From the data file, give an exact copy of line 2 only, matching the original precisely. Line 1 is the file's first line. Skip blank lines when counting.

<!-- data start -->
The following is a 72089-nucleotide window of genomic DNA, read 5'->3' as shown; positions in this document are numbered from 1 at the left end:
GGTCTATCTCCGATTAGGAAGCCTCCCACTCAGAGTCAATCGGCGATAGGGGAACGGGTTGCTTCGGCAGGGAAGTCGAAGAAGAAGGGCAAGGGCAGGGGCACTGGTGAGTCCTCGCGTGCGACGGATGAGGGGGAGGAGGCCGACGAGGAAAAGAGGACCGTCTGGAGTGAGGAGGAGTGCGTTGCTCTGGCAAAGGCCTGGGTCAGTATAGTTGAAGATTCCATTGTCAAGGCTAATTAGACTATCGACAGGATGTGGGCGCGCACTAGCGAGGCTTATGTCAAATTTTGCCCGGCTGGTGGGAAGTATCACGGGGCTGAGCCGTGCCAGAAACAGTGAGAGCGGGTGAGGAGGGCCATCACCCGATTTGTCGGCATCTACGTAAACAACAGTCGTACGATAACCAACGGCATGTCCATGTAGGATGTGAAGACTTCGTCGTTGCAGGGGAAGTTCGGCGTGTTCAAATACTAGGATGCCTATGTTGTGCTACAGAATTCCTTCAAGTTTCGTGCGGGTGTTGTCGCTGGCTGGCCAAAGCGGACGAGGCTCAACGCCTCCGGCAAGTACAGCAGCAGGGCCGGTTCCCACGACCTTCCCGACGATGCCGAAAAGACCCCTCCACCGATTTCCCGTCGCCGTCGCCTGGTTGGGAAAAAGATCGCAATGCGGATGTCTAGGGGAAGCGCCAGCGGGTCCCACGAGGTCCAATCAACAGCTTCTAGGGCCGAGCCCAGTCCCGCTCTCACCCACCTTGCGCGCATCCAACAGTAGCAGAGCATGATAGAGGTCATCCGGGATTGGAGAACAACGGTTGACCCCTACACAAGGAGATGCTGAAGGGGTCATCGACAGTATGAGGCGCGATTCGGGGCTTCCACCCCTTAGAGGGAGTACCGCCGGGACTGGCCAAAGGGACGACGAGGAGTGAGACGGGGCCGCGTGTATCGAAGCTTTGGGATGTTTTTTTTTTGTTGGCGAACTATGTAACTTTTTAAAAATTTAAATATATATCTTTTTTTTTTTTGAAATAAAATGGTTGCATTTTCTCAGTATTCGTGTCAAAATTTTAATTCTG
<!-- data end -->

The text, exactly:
GGTCTATCTCCGATTAGGAAGCCTCCCACTCAGAGTCAATCGGCGATAGGGGAACGGGTTGCTTCGGCAGGGAAGTCGAAGAAGAAGGGCAAGGGCAGGGGCACTGGTGAGTCCTCGCGTGCGACGGATGAGGGGGAGGAGGCCGACGAGGAAAAGAGGACCGTCTGGAGTGAGGAGGAGTGCGTTGCTCTGGCAAAGGCCTGGGTCAGTATAGTTGAAGATTCCATTGTCAAGGCTAATTAGACTATCGACAGGATGTGGGCGCGCACTAGCGAGGCTTATGTCAAATTTTGCCCGGCTGGTGGGAAGTATCACGGGGCTGAGCCGTGCCAGAAACAGTGAGAGCGGGTGAGGAGGGCCATCACCCGATTTGTCGGCATCTACGTAAACAACAGTCGTACGATAACCAACGGCATGTCCATGTAGGATGTGAAGACTTCGTCGTTGCAGGGGAAGTTCGGCGTGTTCAAATACTAGGATGCCTATGTTGTGCTACAGAATTCCTTCAAGTTTCGTGCGGGTGTTGTCGCTGGCTGGCCAAAGCGGACGAGGCTCAACGCCTCCGGCAAGTACAGCAGCAGGGCCGGTTCCCACGACCTTCCCGACGATGCCGAAAAGACCCCTCCACCGATTTCCCGTCGCCGTCGCCTGGTTGGGAAAAAGATCGCAATGCGGATGTCTAGGGGAAGCGCCAGCGGGTCCCACGAGGTCCAATCAACAGCTTCTAGGGCCGAGCCCAGTCCCGCTCTCACCCACCTTGCGCGCATCCAACAGTAGCAGAGCATGATAGAGGTCATCCGGGATTGGAGAACAACGGTTGACCCCTACACAAGGAGATGCTGAAGGGGTCATCGACAGTATGAGGCGCGATTCGGGGCTTCCACCCCTTAGAGGGAGTACCGCCGGGACTGGCCAAAGGGACGACGAGGAGTGAGACGGGGCCGCGTGTATCGAAGCTTTGGGATGTTTTTTTTTTGTTGGCGAACTATGTAACTTTTTAAAAATTTAAATATATATCTTTTTTTTTTTTGAAATAAAATGGTTGCATTTTCTCAGTATTCGTGTCAAAATTTTAATTCTG